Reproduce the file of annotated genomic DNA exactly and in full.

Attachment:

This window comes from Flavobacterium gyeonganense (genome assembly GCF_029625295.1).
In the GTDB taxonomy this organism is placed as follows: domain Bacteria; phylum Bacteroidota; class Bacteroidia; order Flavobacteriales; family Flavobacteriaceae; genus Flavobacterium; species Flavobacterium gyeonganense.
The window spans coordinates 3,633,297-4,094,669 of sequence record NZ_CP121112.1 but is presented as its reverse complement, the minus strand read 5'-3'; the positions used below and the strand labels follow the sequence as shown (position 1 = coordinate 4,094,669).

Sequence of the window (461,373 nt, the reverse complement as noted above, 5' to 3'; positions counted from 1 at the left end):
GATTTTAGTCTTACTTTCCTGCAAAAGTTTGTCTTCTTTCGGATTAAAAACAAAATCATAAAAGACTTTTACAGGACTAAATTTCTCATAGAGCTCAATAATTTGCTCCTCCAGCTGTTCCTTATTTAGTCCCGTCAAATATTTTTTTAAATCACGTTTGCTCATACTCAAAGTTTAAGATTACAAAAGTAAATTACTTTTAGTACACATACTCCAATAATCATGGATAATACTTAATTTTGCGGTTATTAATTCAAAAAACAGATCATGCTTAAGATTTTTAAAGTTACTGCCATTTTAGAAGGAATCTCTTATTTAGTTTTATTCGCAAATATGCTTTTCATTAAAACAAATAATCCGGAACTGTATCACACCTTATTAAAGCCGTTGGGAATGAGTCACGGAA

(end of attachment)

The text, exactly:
This window comes from Flavobacterium gyeonganense (genome assembly GCF_029625295.1).
In the GTDB taxonomy this organism is placed as follows: domain Bacteria; phylum Bacteroidota; class Bacteroidia; order Flavobacteriales; family Flavobacteriaceae; genus Flavobacterium; species Flavobacterium gyeonganense.
The window spans coordinates 3,633,297-4,094,669 of sequence record NZ_CP121112.1 but is presented as its reverse complement, the minus strand read 5'-3'; the positions used below and the strand labels follow the sequence as shown (position 1 = coordinate 4,094,669).

Sequence of the window (461,373 nt, the reverse complement as noted above, 5' to 3'; positions counted from 1 at the left end):
GATTTTAGTCTTACTTTCCTGCAAAAGTTTGTCTTCTTTCGGATTAAAAACAAAATCATAAAAGACTTTTACAGGACTAAATTTCTCATAGAGCTCAATAATTTGCTCCTCCAGCTGTTCCTTATTTAGTCCCGTCAAATATTTTTTTAAATCACGTTTGCTCATACTCAAAGTTTAAGATTACAAAAGTAAATTACTTTTAGTACACATACTCCAATAATCATGGATAATACTTAATTTTGCGGTTATTAATTCAAAAAACAGATCATGCTTAAGATTTTTAAAGTTACTGCCATTTTAGAAGGAATCTCTTATTTAGTTTTATTCGCAAATATGCTTTTCATTAAAACAAATAATCCGGAACTGTATCACACCTTATTAAAGCCGTTGGGAATGAGTCACGGAA